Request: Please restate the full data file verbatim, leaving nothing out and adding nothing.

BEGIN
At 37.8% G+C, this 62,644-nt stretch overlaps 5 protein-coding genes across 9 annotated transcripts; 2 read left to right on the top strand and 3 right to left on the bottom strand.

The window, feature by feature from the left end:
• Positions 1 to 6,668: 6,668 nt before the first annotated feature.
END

At 37.8% G+C, this 62,644-nt stretch overlaps 5 protein-coding genes across 9 annotated transcripts; 2 read left to right on the top strand and 3 right to left on the bottom strand.

The window, feature by feature from the left end:
• Positions 1 to 6,668: 6,668 nt before the first annotated feature.